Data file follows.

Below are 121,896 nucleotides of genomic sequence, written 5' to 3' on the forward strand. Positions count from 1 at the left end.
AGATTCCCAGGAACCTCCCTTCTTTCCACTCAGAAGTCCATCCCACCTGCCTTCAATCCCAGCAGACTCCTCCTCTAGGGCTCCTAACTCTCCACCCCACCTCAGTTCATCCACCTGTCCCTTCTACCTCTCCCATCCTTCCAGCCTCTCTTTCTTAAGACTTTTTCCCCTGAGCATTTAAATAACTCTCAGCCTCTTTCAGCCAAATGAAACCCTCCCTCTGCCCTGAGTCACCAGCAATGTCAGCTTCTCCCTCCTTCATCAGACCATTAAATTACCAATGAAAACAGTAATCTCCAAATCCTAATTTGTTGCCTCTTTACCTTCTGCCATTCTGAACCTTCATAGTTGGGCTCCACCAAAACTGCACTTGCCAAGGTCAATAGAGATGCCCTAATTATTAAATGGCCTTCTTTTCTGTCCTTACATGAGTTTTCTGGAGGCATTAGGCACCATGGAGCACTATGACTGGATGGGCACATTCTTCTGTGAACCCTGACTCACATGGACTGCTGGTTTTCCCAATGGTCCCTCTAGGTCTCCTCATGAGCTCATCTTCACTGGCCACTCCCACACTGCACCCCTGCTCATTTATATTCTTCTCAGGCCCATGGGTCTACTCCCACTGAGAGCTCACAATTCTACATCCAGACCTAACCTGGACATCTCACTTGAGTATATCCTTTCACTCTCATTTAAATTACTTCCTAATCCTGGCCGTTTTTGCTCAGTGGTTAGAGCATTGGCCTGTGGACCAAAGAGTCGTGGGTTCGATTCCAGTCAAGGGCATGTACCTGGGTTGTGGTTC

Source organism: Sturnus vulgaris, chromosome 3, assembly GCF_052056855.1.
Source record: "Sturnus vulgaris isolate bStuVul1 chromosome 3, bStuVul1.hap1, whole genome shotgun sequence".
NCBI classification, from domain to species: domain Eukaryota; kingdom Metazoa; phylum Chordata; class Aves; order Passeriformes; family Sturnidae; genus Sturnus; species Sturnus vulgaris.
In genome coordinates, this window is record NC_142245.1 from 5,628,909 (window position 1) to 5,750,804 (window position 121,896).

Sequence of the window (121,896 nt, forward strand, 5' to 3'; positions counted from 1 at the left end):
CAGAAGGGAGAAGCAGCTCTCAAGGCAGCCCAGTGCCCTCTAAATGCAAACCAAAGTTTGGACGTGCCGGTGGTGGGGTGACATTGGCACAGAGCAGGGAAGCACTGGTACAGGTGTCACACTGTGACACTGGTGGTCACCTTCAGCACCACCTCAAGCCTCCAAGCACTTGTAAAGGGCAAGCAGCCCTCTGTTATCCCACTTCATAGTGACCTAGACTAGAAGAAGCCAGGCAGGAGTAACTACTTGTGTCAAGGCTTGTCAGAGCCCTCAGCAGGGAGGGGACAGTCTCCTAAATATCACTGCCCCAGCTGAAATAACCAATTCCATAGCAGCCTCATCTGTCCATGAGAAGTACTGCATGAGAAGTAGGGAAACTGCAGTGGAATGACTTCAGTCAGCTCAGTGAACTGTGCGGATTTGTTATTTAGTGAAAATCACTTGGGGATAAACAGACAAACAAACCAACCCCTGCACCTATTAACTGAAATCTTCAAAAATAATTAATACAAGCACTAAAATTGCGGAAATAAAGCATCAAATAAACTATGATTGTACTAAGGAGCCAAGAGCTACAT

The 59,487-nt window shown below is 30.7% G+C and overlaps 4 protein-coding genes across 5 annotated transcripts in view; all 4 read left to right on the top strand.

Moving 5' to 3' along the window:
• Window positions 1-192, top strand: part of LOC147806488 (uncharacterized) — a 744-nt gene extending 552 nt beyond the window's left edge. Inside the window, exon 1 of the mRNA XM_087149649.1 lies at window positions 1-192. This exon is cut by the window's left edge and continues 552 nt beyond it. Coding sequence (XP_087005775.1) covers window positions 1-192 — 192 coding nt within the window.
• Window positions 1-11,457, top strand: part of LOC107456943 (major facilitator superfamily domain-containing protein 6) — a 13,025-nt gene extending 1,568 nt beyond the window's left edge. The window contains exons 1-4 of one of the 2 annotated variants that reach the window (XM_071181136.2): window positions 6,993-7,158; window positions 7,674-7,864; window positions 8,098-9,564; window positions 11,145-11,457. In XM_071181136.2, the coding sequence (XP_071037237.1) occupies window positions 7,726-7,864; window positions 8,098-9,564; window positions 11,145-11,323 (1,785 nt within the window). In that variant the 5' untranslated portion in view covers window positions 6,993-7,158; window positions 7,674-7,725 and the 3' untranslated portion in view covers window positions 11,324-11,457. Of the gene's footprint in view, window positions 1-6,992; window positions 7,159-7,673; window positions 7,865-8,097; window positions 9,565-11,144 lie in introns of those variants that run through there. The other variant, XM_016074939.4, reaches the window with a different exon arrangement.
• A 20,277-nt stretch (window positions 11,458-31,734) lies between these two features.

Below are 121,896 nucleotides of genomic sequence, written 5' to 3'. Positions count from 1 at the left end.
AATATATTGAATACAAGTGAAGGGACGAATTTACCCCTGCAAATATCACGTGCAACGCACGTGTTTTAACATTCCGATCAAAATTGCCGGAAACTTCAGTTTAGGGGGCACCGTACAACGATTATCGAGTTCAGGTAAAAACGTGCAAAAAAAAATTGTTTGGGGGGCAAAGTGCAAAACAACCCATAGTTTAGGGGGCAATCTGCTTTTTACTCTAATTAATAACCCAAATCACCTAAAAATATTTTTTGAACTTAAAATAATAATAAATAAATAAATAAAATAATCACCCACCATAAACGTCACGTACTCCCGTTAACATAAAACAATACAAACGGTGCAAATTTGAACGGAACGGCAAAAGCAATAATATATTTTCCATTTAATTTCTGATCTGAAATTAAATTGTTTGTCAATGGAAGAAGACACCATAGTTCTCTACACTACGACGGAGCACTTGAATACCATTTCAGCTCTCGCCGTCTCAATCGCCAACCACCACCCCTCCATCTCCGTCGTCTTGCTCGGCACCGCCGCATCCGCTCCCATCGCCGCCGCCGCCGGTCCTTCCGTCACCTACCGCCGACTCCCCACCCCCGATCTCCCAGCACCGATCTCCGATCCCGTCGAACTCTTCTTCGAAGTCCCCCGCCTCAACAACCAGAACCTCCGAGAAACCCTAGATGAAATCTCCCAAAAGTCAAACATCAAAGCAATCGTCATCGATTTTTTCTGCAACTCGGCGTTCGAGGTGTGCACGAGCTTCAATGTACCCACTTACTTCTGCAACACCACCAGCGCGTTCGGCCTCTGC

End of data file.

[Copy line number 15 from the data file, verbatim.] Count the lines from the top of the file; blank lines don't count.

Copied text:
AATATATTGAATACAAGTGAAGGGACGAATTTACCCCTGCAAATATCACGTGCAACGCACGTGTTTTAACATTCCGATCAAAATTGCCGGAAACTTCAGTTTAGGGGGCACCGTACAACGATTATCGAGTTCAGGTAAAAACGTGCAAAAAAAAATTGTTTGGGGGGCAAAGTGCAAAACAACCCATAGTTTAGGGGGCAATCTGCTTTTTACTCTAATTAATAACCCAAATCACCTAAAAATATTTTTTGAACTTAAAATAATAATAAATAAATAAATAAAATAATCACCCACCATAAACGTCACGTACTCCCGTTAACATAAAACAATACAAACGGTGCAAATTTGAACGGAACGGCAAAAGCAATAATATATTTTCCATTTAATTTCTGATCTGAAATTAAATTGTTTGTCAATGGAAGAAGACACCATAGTTCTCTACACTACGACGGAGCACTTGAATACCATTTCAGCTCTCGCCGTCTCAATCGCCAACCACCACCCCTCCATCTCCGTCGTCTTGCTCGGCACCGCCGCATCCGCTCCCATCGCCGCCGCCGCCGGTCCTTCCGTCACCTACCGCCGACTCCCCACCCCCGATCTCCCAGCACCGATCTCCGATCCCGTCGAACTCTTCTTCGAAGTCCCCCGCCTCAACAACCAGAACCTCCGAGAAACCCTAGATGAAATCTCCCAAAAGTCAAACATCAAAGCAATCGTCATCGATTTTTTCTGCAACTCGGCGTTCGAGGTGTGCACGAGCTTCAATGTACCCACTTACTTCTGCAACACCACCAGCGCGTTCGGCCTCTGC